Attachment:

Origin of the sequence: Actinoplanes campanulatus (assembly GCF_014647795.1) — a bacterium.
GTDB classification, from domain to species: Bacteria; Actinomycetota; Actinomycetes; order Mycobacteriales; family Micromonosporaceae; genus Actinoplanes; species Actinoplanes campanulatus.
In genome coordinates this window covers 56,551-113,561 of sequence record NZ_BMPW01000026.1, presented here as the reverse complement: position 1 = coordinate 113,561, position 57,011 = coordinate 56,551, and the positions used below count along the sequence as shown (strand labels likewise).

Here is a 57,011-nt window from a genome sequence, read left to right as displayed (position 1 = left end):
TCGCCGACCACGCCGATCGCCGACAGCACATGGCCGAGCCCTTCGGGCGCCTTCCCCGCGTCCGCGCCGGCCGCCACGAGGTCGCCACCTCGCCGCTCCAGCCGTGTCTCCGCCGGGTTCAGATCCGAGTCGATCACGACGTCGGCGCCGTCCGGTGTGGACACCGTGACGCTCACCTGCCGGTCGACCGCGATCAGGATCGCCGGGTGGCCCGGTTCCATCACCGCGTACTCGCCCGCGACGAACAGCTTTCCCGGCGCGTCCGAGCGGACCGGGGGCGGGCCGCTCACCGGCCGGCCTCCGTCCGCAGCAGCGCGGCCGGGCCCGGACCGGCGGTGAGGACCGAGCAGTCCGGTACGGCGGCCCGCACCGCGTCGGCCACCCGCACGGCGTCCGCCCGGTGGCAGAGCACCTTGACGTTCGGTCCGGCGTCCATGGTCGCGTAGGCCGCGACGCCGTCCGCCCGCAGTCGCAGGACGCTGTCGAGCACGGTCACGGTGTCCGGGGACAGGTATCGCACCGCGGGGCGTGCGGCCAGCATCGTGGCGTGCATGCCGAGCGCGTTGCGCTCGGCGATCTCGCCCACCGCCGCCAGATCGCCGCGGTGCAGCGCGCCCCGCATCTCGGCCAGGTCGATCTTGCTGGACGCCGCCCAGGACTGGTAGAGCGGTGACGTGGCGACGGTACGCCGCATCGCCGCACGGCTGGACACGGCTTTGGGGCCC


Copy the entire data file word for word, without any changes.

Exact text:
Origin of the sequence: Actinoplanes campanulatus (assembly GCF_014647795.1) — a bacterium.
GTDB classification, from domain to species: Bacteria; Actinomycetota; Actinomycetes; order Mycobacteriales; family Micromonosporaceae; genus Actinoplanes; species Actinoplanes campanulatus.
In genome coordinates this window covers 56,551-113,561 of sequence record NZ_BMPW01000026.1, presented here as the reverse complement: position 1 = coordinate 113,561, position 57,011 = coordinate 56,551, and the positions used below count along the sequence as shown (strand labels likewise).

Here is a 57,011-nt window from a genome sequence, read left to right as displayed (position 1 = left end):
TCGCCGACCACGCCGATCGCCGACAGCACATGGCCGAGCCCTTCGGGCGCCTTCCCCGCGTCCGCGCCGGCCGCCACGAGGTCGCCACCTCGCCGCTCCAGCCGTGTCTCCGCCGGGTTCAGATCCGAGTCGATCACGACGTCGGCGCCGTCCGGTGTGGACACCGTGACGCTCACCTGCCGGTCGACCGCGATCAGGATCGCCGGGTGGCCCGGTTCCATCACCGCGTACTCGCCCGCGACGAACAGCTTTCCCGGCGCGTCCGAGCGGACCGGGGGCGGGCCGCTCACCGGCCGGCCTCCGTCCGCAGCAGCGCGGCCGGGCCCGGACCGGCGGTGAGGACCGAGCAGTCCGGTACGGCGGCCCGCACCGCGTCGGCCACCCGCACGGCGTCCGCCCGGTGGCAGAGCACCTTGACGTTCGGTCCGGCGTCCATGGTCGCGTAGGCCGCGACGCCGTCCGCCCGCAGTCGCAGGACGCTGTCGAGCACGGTCACGGTGTCCGGGGACAGGTATCGCACCGCGGGGCGTGCGGCCAGCATCGTGGCGTGCATGCCGAGCGCGTTGCGCTCGGCGATCTCGCCCACCGCCGCCAGATCGCCGCGGTGCAGCGCGCCCCGCATCTCGGCCAGGTCGATCTTGCTGGACGCCGCCCAGGACTGGTAGAGCGGTGACGTGGCGACGGTACGCCGCATCGCCGCACGGCTGGACACGGCTTTGGGGCCC